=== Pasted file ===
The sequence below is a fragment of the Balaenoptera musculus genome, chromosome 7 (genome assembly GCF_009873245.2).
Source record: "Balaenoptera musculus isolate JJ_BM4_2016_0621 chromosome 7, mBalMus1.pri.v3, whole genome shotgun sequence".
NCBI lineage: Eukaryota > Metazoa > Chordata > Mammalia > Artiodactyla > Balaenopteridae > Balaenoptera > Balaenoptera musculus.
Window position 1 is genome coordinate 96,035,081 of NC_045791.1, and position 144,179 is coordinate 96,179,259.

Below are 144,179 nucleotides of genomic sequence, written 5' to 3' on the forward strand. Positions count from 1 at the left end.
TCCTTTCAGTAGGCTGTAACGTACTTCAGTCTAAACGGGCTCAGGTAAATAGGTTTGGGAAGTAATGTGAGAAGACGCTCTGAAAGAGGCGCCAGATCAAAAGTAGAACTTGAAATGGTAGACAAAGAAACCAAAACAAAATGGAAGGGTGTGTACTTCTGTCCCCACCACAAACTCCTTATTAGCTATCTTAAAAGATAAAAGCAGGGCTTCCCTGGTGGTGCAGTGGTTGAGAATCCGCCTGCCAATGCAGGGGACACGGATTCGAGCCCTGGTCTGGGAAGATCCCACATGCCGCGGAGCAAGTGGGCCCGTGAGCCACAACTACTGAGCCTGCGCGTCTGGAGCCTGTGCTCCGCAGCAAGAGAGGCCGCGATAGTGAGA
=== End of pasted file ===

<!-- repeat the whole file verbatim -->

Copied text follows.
The sequence below is a fragment of the Balaenoptera musculus genome, chromosome 7 (genome assembly GCF_009873245.2).
Source record: "Balaenoptera musculus isolate JJ_BM4_2016_0621 chromosome 7, mBalMus1.pri.v3, whole genome shotgun sequence".
NCBI lineage: Eukaryota > Metazoa > Chordata > Mammalia > Artiodactyla > Balaenopteridae > Balaenoptera > Balaenoptera musculus.
Window position 1 is genome coordinate 96,035,081 of NC_045791.1, and position 144,179 is coordinate 96,179,259.

Below are 144,179 nucleotides of genomic sequence, written 5' to 3' on the forward strand. Positions count from 1 at the left end.
TCCTTTCAGTAGGCTGTAACGTACTTCAGTCTAAACGGGCTCAGGTAAATAGGTTTGGGAAGTAATGTGAGAAGACGCTCTGAAAGAGGCGCCAGATCAAAAGTAGAACTTGAAATGGTAGACAAAGAAACCAAAACAAAATGGAAGGGTGTGTACTTCTGTCCCCACCACAAACTCCTTATTAGCTATCTTAAAAGATAAAAGCAGGGCTTCCCTGGTGGTGCAGTGGTTGAGAATCCGCCTGCCAATGCAGGGGACACGGATTCGAGCCCTGGTCTGGGAAGATCCCACATGCCGCGGAGCAAGTGGGCCCGTGAGCCACAACTACTGAGCCTGCGCGTCTGGAGCCTGTGCTCCGCAGCAAGAGAGGCCGCGATAGTGAGA